Differing accounts have Hemi Pōmare and George Angas meeting in New Zealand and in Sydney:
Te Ara: The Encyclopedia of New Zealand: "Returning overland to Auckland, Angas departed for Sydney towards the end of 1844, taking with him a young Maori, Hemi (James) Pomara, the orphaned son of a Chatham Islands chief. They sailed on the brig Coolangatta, putting in at Kawau Island before proceeding up the coast, past the Bay of Islands, to reach Sydney on 30 December 1844. In 1845 Angas exhibited his Australian and New Zealand watercolours in Adelaide and Sydney." Whilst Angas, continued with his explorations in Sydney and South Australia, Pomare was placed in a boarding school in Sydney. Source: Moira M. Long. "Angas, George French", Dictionary of New Zealand Biography, first published in 1990. Te Ara - the Encyclopedia of New Zealand, https://teara.govt.nz/en/biographies/1a7/angas-george-french
The New Zealander newspaper (26 December 1846) commented on Pōmare's origins: "Gullibility of the English People. - Advertisements and flourishing paragraphs have been going the round of the London Journals, calling upon all the curiosity hunters to visit the Egyptian Hall, Piccadilly, in order to feast their eyes with the sight of Mr. G. F. Angas' young New Zealand Chief. This ruse of Mr. Angas (who it will he recollected is the young artist who perambulated some of the districts of this Colony) is probably profitable, but certainly is not very reputable. We happen to know the history of this young man, whom Mr. Angas is palming upon the English public as the son of Pomare. He is a half-caste, the adopted son of Mr. David Scott, by whom he was maintained, and at whose expense he was educated at Sydney. The young lad knows as much about the real character and habits of his mother's race, as the fools who go to see him. He was committed to the care of Mr. Angas we believe, on the understanding that, he was to be taught the profession of an artist. His present occupation is perhaps the initiatory process by which Mr. Angas proposes to fit him for the labors of the easel. "0 tempora, o mores!" Source: Papers Past: The New Zealander, Vol 2, No. 82, 26 December 1846, p.2) https://paperspast.natlib.govt.nz/newspapers/NZ18461226.2.4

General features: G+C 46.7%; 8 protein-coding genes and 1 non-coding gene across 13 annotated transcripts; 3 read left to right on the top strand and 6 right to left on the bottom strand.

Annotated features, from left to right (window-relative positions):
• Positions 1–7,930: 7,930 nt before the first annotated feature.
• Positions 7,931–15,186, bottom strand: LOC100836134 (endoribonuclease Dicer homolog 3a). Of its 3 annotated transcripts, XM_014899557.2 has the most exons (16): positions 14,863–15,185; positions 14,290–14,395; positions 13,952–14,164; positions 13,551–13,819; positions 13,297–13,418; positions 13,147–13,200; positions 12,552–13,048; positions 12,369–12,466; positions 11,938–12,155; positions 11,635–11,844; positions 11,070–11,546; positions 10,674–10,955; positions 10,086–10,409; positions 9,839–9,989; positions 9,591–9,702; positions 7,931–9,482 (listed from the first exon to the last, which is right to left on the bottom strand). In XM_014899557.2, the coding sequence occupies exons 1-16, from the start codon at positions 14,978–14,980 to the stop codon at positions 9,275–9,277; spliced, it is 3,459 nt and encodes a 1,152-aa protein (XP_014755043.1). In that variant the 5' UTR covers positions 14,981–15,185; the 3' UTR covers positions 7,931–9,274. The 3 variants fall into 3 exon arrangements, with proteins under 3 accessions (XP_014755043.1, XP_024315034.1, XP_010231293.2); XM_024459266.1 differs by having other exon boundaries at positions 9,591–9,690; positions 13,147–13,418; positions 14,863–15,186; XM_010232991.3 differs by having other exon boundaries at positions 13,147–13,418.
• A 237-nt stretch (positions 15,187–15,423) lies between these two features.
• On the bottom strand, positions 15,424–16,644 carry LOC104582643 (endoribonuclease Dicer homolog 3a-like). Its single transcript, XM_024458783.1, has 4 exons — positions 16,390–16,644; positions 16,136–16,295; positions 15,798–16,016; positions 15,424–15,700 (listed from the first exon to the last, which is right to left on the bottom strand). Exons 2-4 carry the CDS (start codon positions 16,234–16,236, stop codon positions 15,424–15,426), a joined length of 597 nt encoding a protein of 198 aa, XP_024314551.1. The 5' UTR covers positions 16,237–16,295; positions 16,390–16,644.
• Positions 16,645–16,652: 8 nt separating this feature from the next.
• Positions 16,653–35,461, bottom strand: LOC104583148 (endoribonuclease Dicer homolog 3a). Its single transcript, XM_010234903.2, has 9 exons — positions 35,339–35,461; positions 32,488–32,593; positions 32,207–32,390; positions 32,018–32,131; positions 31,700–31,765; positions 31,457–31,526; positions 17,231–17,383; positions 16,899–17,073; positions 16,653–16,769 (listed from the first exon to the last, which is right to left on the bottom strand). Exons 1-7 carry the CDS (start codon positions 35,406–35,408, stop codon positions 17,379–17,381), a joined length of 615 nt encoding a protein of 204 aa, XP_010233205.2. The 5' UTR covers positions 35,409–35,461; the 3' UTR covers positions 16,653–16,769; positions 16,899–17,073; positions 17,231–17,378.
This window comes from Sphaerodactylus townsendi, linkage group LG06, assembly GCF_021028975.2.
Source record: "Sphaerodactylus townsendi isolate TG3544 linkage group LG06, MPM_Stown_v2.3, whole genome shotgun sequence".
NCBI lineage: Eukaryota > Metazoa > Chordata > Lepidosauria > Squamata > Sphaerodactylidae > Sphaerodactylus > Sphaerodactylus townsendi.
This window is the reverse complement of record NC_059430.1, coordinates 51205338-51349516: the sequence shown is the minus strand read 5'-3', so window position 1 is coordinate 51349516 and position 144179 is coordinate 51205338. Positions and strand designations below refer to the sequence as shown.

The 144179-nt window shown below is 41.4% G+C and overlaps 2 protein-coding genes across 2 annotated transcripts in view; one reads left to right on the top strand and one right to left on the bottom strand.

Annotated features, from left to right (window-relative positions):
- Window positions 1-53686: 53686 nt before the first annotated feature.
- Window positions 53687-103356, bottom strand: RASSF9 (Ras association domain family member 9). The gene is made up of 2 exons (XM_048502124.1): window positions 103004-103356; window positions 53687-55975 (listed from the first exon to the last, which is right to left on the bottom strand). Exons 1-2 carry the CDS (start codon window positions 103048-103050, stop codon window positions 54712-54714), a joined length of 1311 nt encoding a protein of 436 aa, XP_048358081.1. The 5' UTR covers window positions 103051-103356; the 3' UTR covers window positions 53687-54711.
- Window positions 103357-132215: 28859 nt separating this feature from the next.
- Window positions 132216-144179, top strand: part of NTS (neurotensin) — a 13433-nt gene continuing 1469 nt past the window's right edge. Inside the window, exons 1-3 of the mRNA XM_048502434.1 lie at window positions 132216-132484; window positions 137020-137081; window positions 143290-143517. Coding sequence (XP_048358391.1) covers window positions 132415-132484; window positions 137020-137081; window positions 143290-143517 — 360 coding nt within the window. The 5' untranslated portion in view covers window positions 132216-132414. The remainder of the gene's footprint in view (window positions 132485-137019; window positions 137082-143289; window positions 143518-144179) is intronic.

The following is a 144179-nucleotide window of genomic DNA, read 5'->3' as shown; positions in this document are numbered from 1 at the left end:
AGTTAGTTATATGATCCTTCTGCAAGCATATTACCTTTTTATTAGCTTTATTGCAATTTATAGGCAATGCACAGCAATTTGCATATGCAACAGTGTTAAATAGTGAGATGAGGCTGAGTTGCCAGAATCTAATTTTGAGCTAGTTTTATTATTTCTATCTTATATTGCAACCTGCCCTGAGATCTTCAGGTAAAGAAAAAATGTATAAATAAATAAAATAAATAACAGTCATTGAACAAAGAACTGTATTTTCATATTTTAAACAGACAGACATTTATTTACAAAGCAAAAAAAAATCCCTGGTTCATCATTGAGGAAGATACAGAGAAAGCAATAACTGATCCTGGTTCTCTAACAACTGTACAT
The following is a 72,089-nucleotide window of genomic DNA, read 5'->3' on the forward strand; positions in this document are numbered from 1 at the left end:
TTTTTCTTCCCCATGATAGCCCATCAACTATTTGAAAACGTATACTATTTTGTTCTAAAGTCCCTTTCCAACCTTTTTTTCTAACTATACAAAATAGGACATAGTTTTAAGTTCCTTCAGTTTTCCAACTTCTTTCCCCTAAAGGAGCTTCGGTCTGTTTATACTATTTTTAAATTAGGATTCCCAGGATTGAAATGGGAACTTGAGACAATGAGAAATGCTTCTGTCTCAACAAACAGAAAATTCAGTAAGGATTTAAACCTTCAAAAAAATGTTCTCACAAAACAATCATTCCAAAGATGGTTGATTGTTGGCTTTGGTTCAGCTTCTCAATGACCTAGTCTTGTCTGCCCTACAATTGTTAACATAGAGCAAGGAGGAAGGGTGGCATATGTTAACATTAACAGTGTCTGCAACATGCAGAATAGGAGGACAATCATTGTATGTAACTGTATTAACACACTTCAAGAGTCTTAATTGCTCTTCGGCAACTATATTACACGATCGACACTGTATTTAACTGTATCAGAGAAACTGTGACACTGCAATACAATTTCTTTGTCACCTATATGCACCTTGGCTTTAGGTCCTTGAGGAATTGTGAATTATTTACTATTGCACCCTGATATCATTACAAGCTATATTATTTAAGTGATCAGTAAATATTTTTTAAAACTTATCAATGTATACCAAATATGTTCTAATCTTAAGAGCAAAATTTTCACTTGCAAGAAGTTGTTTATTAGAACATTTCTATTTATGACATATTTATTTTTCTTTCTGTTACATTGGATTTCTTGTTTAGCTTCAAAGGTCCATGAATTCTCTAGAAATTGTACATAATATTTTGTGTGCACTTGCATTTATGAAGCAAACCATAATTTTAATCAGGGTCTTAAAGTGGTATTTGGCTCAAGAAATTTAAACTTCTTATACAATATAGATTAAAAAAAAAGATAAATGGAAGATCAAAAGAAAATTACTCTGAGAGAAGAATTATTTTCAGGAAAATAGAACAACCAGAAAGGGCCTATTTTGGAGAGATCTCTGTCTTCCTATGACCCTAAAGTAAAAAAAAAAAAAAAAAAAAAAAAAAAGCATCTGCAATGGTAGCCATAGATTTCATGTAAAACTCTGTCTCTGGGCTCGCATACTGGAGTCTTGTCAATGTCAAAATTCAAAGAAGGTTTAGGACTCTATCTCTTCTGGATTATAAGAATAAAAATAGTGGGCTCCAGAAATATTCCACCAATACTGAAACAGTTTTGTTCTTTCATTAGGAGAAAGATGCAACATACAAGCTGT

The New Zealander newspaper (15 May 1847) reported on a London court case where Pōmare had been assaulted when returning to London aboard a ship from exploring Grenada and St. Vincent. The solicitor described "James Pomara" as being the "grandson of the celebrated New Zealand chief Pomare. His father was killed and eaten in a native fight, and his mother died when he was very young. He reached Sydney in an English ship, after a variety of adventures, and was educated by his guardians." Source: "English Extracts", New Zealander, 2 (102), p.3 https://paperspast.natlib.govt.nz/newspapers/NZ18470515.2.11
During 2020, Australian researchers Elisa deCourcy and Martyn Jolly have ventured that Hemi Pōmare’s family were killed during inter-tribal warfare on the Chatham Islands when he was a child. He was seized by a British trader, taken to Sydney in the early 1840s, and placed in an English boarding school, where he met Angas later on who took “guardianship” of him. Source: Elisa deCourcy and Martyn Jolly (2020, 30 June). "Portrait of Hemi Pōmare as a young man: how the oldest surviving photo of a Māori was uncovered." The Conversation. (Updated 8 July 2020 with name change from Pomara to Pōmare) https://theconversation.com/portrait-of-hemi-pomare-as-a-young-man-how-we-uncovered-the-oldest-surviving-photograph-of-a-maori-141599